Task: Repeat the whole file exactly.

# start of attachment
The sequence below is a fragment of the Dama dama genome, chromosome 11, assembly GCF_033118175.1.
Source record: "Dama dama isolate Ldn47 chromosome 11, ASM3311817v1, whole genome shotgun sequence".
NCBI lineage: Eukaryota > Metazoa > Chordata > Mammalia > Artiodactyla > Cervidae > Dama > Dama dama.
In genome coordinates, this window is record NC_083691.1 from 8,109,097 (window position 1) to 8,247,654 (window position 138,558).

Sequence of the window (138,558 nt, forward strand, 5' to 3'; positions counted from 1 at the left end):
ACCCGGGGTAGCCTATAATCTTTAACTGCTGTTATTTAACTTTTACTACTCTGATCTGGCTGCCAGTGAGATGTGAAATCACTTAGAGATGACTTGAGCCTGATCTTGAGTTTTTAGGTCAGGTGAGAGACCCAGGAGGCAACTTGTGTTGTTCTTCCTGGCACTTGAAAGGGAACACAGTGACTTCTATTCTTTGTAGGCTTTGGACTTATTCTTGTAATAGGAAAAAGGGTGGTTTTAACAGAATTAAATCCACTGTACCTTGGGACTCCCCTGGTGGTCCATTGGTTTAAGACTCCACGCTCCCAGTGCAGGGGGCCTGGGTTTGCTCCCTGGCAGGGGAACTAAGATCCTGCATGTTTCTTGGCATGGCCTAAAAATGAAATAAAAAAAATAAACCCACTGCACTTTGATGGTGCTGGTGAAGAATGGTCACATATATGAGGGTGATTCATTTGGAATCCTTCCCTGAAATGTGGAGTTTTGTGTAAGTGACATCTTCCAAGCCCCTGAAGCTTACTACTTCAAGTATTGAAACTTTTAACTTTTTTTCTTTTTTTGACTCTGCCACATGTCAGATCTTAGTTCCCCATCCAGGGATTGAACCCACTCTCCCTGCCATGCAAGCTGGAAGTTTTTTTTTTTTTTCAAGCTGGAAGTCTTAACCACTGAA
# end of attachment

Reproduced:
The sequence below is a fragment of the Dama dama genome, chromosome 11, assembly GCF_033118175.1.
Source record: "Dama dama isolate Ldn47 chromosome 11, ASM3311817v1, whole genome shotgun sequence".
NCBI lineage: Eukaryota > Metazoa > Chordata > Mammalia > Artiodactyla > Cervidae > Dama > Dama dama.
In genome coordinates, this window is record NC_083691.1 from 8,109,097 (window position 1) to 8,247,654 (window position 138,558).

Sequence of the window (138,558 nt, forward strand, 5' to 3'; positions counted from 1 at the left end):
ACCCGGGGTAGCCTATAATCTTTAACTGCTGTTATTTAACTTTTACTACTCTGATCTGGCTGCCAGTGAGATGTGAAATCACTTAGAGATGACTTGAGCCTGATCTTGAGTTTTTAGGTCAGGTGAGAGACCCAGGAGGCAACTTGTGTTGTTCTTCCTGGCACTTGAAAGGGAACACAGTGACTTCTATTCTTTGTAGGCTTTGGACTTATTCTTGTAATAGGAAAAAGGGTGGTTTTAACAGAATTAAATCCACTGTACCTTGGGACTCCCCTGGTGGTCCATTGGTTTAAGACTCCACGCTCCCAGTGCAGGGGGCCTGGGTTTGCTCCCTGGCAGGGGAACTAAGATCCTGCATGTTTCTTGGCATGGCCTAAAAATGAAATAAAAAAAATAAACCCACTGCACTTTGATGGTGCTGGTGAAGAATGGTCACATATATGAGGGTGATTCATTTGGAATCCTTCCCTGAAATGTGGAGTTTTGTGTAAGTGACATCTTCCAAGCCCCTGAAGCTTACTACTTCAAGTATTGAAACTTTTAACTTTTTTTCTTTTTTTGACTCTGCCACATGTCAGATCTTAGTTCCCCATCCAGGGATTGAACCCACTCTCCCTGCCATGCAAGCTGGAAGTTTTTTTTTTTTTTCAAGCTGGAAGTCTTAACCACTGAA